Thursday, June 16, 2016

Mastering Change - Just doing it.

I've read a lot of books over the years and have moved many of them out of my collection after a single read. Every now and then one comes along that is a game changer - one that was clear, simple and so powerful that I want to tell my friends about it. Mastering Change by Ichak Adizes is one of those books. It is radical in it's deep simplicity and powerful in its potential.

In the context of Design Thinking this stuff is the deep theory and practice in the Human piece of the triad. The Empathic Inquiry, Latent Needs Finding, Point of View discovery, Find their Pain leg of the stool.

In the course of 14 chapters, presented as conversations, it covers all the things they didn't teach you in college which if you don't know will blunt your effectiveness as an engineer, Design Thinker or manager at work and friend, partner and parent at home.

Here is one example, taken from the last chapter of the book. It's a set of rules about how to run meetings in a way that will foster respect and trust on a team. (I've added the record keeping item.)

I call them Structured Meeting Rules because I haven't figured out how to apply them in a Dreamstorming session, yet.

Structured Meeting Rules

  1. Whoever speaks may speak for as long as they need to.
  2. No one may speak or raise their hand while someone else is speaking.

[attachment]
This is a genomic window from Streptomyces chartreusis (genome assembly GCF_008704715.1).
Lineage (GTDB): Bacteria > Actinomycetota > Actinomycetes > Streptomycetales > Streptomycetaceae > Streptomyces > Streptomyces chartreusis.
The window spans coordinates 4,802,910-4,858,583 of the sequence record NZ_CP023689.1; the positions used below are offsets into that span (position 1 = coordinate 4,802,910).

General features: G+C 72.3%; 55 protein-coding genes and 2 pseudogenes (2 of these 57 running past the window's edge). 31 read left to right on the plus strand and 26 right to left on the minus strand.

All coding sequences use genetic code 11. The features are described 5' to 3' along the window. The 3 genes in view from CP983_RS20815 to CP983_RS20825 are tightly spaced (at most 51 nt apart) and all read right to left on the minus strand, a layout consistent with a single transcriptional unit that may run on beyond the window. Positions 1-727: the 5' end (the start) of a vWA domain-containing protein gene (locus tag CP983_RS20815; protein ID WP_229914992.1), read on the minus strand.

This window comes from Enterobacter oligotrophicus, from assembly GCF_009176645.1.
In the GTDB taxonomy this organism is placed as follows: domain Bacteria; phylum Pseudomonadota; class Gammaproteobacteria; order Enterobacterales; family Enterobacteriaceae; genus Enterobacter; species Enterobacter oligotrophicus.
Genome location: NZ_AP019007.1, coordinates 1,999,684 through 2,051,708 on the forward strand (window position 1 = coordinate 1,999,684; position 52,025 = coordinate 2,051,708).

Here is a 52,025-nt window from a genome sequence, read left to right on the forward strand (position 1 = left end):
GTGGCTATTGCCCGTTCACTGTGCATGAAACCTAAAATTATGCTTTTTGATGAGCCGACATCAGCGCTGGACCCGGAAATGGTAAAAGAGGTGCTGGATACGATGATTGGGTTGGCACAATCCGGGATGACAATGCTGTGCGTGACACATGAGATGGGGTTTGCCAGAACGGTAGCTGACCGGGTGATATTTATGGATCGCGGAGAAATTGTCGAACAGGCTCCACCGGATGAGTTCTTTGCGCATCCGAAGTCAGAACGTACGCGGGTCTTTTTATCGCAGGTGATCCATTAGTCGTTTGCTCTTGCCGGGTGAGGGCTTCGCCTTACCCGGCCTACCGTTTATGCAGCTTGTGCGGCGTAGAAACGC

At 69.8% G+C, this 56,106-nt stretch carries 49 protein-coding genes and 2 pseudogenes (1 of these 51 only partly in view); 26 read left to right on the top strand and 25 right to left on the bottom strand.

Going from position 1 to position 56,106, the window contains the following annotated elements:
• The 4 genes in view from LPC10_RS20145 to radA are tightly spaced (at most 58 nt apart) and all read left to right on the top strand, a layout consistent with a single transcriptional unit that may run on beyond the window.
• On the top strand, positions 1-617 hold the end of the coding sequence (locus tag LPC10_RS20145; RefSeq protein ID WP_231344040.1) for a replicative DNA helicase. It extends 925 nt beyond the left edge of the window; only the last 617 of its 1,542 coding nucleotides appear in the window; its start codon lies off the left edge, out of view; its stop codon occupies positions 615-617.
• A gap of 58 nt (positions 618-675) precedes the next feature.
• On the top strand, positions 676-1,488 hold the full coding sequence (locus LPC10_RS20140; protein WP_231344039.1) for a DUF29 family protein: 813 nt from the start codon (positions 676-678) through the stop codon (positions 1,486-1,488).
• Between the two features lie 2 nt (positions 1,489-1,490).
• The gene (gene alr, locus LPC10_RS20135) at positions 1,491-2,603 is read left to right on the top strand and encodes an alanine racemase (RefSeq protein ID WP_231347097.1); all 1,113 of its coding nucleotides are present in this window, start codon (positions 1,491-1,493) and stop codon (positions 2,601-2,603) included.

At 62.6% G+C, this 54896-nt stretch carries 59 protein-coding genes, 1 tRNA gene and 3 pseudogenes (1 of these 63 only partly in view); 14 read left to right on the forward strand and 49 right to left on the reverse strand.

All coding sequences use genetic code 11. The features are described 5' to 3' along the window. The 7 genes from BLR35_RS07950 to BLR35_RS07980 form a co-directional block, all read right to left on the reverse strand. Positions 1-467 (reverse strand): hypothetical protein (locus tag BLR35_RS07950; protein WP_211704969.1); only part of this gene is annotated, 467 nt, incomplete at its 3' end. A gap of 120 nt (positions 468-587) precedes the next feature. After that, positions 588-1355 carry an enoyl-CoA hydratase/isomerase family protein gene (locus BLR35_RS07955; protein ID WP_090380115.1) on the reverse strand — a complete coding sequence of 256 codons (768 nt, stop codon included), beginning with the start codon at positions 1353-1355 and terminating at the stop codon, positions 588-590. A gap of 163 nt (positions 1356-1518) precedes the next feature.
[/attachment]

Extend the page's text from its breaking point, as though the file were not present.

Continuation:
3. In other words; Wait your turn - no rushing, no pressure.
  4. When you have finished speaking, look to your right.
  5. Whoever else wishes to speak may then raise their hand.
  6. The person who has just finished speaking then calls the first person on their right by their first name and passes the right to speak to them.
  7. Anyone who interferes with someone who is already speaking pays a $1 penalty.
  8. Once someone breaks the rules twice, they will start loosing their next turn to speak.
  9. The meeting moderator may interrupt in order to keep the meeting on task.
  10. The penalty fines are donated to charity.
  11. Keep a record of the conversations and decisions.
In the book, Ichak explains why these meeting rules works, but I'm not going to include that here. 

In testimony to its effectiveness, I will loosely quote Stewart Resnick, Chairman and President of the Franklin Mint, from the back cover of the book jacket;

Dr. Adizes theory and practical methods have been one of the reasons we have grown from $10 million to $750 million in sales over the past ten years, without any outside equity financing.

I'll post more material from the Adizes method in future blogs and explain how they fit into the Design Thinking framework. For now, just get the book and read one chapter per day over the next couple of weeks. Once you get to chapter 12 there are some ideas you can start to apply in your daily life. Be patient, they are worth the wait and you need to know the foundational material that precedes them.

I promise you won't regret it.

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